Definition of acknowledge in English:


Syllabification: ac·knowl·edge
Pronunciation: /akˈnälij


  • 1 [reporting verb] Accept or admit the existence or truth of: [with object]: the plight of the refugees was acknowledged by the authorities [with clause]: the government acknowledged that the tax was unfair [with direct speech]: “That’s true,” she acknowledged
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    • Jane Austen couldn't have been more right: it's a truth universally acknowledged that a young man with sufficient name and money must be in want of a bride!
    • It is a truth universally acknowledged that when two or three pundits gather together to discuss the future of the Edinburgh Festival, they worry.
    • He acknowledged that he had admitted the rapes at court, although he did believe that there was insufficient evidence to gain a conviction had he pleaded not guilty.
    admit, accept, grant, allow, concede, accede to, confess, own, recognize
  • 2 [with object] (Of a body of opinion) recognize the fact or importance or quality of: the art world has begun to acknowledge his genius he’s generally acknowledged to be the game’s finest coach
    More example sentences
    • Ryan acknowledged the importance of quality childcare provision and family support and the influence it had on the life chances of children was becoming more and more evident in society.
    • In the years since its 1988 release, Fisherman's Blues has been acknowledged as an important staging post in the rebirth of folk music.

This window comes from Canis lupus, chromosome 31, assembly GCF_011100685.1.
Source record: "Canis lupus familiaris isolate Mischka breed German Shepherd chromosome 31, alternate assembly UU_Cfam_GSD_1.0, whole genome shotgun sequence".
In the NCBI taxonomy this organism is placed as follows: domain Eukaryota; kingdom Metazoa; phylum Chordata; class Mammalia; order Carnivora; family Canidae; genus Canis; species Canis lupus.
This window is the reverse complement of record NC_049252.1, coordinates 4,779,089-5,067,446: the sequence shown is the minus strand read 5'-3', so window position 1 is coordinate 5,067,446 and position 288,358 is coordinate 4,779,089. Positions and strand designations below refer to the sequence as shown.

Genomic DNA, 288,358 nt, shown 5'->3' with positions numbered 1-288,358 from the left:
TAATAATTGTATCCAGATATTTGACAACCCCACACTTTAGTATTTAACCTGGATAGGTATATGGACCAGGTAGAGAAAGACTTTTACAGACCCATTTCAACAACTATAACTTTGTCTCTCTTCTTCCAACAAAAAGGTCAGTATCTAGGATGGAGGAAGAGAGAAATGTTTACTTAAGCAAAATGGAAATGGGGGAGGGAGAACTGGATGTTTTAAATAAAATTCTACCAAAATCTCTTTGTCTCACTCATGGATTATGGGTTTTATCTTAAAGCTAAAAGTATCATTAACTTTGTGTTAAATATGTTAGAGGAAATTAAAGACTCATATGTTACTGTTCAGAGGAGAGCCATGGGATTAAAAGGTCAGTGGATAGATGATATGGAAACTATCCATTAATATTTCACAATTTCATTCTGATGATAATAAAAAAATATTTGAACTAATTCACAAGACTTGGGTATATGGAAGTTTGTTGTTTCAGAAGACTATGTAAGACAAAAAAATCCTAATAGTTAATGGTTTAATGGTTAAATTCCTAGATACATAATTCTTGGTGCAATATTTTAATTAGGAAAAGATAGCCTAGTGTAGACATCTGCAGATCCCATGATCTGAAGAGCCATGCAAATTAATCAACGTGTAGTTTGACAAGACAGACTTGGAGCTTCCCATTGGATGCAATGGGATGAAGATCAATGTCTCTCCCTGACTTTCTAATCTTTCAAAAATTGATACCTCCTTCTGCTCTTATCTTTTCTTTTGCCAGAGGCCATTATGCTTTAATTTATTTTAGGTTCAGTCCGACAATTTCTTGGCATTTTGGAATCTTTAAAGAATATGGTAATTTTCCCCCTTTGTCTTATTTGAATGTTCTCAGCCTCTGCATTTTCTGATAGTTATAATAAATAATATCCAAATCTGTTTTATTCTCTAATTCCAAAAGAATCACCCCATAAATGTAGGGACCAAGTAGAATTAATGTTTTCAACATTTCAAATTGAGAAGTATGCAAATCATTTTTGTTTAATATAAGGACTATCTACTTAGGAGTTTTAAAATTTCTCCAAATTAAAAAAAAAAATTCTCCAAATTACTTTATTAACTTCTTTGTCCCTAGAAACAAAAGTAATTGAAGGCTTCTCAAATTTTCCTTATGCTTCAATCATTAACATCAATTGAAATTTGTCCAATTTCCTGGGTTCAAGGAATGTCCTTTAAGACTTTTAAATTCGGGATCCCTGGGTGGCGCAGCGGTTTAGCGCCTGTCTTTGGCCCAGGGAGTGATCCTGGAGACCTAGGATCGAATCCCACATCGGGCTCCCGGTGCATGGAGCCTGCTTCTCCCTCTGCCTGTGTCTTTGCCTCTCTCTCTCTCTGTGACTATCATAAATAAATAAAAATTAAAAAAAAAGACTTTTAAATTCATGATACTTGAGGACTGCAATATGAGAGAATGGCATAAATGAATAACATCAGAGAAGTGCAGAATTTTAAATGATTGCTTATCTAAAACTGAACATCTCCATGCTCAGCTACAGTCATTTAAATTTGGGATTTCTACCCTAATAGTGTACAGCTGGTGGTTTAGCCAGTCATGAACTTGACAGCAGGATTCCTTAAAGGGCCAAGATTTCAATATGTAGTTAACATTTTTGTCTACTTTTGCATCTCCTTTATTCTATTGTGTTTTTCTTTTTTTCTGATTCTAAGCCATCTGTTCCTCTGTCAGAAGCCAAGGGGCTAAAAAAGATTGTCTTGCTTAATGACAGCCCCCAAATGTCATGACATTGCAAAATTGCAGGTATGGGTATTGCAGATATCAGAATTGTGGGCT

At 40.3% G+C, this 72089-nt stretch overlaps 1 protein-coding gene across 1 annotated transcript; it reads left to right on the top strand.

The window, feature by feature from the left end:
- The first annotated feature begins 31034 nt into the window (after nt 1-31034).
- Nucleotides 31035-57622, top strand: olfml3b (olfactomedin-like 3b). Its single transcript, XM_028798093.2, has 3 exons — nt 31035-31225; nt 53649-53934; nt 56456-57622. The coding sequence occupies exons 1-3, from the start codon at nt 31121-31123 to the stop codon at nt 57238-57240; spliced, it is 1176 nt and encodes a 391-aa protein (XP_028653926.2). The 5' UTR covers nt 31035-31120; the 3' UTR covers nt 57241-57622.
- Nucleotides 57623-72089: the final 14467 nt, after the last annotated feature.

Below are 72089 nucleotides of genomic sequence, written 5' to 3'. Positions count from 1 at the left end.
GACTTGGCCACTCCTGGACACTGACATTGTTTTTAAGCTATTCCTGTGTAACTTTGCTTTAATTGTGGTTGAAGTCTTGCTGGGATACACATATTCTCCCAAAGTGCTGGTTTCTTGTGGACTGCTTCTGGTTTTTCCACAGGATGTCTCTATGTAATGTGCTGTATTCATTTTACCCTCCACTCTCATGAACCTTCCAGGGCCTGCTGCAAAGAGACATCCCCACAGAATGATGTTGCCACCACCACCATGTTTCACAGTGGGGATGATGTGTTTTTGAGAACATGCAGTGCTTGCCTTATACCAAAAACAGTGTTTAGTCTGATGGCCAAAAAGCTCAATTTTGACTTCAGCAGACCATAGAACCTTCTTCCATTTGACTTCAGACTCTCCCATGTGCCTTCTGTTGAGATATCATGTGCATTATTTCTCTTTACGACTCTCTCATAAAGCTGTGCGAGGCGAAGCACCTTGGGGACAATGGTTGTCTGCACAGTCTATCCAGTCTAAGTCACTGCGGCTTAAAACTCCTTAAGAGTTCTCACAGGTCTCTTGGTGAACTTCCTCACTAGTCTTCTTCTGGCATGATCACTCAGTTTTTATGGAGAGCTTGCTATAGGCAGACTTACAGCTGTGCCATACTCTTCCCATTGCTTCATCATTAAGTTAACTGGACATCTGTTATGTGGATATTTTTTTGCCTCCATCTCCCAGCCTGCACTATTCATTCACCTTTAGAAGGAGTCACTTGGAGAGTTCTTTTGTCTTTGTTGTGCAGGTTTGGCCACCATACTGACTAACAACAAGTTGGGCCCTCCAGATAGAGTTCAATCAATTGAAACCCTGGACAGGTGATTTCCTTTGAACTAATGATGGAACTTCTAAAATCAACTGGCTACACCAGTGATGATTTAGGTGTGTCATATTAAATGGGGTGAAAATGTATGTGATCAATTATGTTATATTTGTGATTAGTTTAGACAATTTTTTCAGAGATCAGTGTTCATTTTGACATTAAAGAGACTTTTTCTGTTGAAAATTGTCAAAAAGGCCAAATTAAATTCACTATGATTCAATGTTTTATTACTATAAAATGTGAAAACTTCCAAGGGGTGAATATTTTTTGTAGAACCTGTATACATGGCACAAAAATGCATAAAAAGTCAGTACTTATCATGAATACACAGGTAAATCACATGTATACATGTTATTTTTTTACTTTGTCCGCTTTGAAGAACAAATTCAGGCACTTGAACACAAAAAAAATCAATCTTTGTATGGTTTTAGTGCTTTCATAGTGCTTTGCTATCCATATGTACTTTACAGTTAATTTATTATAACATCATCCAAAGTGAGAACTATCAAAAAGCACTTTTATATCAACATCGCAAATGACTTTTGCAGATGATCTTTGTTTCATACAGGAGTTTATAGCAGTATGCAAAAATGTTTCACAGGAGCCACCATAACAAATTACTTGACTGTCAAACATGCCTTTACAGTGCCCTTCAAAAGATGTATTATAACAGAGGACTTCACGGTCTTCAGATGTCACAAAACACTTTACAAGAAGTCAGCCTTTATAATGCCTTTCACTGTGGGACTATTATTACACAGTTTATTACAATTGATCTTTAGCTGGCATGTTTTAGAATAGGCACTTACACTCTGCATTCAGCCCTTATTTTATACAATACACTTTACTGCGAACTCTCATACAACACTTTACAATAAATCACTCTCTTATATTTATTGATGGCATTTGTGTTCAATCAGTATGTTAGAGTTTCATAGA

• Following his second one-man show in Paris in 1883, Monet began to be acknowledged as the foremost landscape painter of his day.
  • 2.1Express or display gratitude for or appreciation of: he received a letter acknowledging his services
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    • Shortly thereafter, I received a letter that acknowledged my work ‘on behalf of the commonwealth of God.’
    • Since the release of the film Carter has made a point of acknowledging his gratitude to the Canadian group.
    • It is with much gratitude that Psychiatric Times acknowledges Dr. Moffic for his assistance in planning and reviewing this special report.
    express gratitude for, show appreciation for, thank someone for
  • 2.2Accept the validity or legitimacy of: Henry acknowledged Richard as his heir
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    • They attack the term ‘amnesty’ for implicitly acknowledging the validity of borders.
    • Then Lord Elgin, his family and descendants of the noblemen who acknowledged the king's legitimate enthronement at the time, will dip their family flags in homage to the Bruce.
    • I am heartened that they have acknowledged the validity of our marriage.
    recognized, accepted, approved, accredited, confirmed, declared, confessed, avowed
  • 3 [with object] Show that one has noticed or recognized (someone) by making a gesture or greeting: she refused to acknowledge my presence
    More example sentences
    • ‘Rutherford never notices or acknowledges anyone around him,’ Marc pointed out.
    • Whenever I go out, people refuse to acknowledge me if I start talking to them.
    • Craven waved and smiled happily at Ms Markovich, but he refused to acknowledge his mother, who also sat in the public gallery.
    greet, salute, address; nod to, wave to, raise one's hat to, say hello to
  • 3.1Confirm (receipt of something).
    More example sentences
    • The accused had acknowledged receipt of the document and signed the acknowledgement.
    • She received a letter back acknowledging the processing fees and advising that she could now apply for her holiday.
    • That letter was acknowledged by NCIS by letter dated 17th March, received into these offices on 20th March.
    answer, reply to, respond to


late 15th century: from the obsolete Middle English verb knowledge, influenced by obsolete acknow 'acknowledge, confess'.

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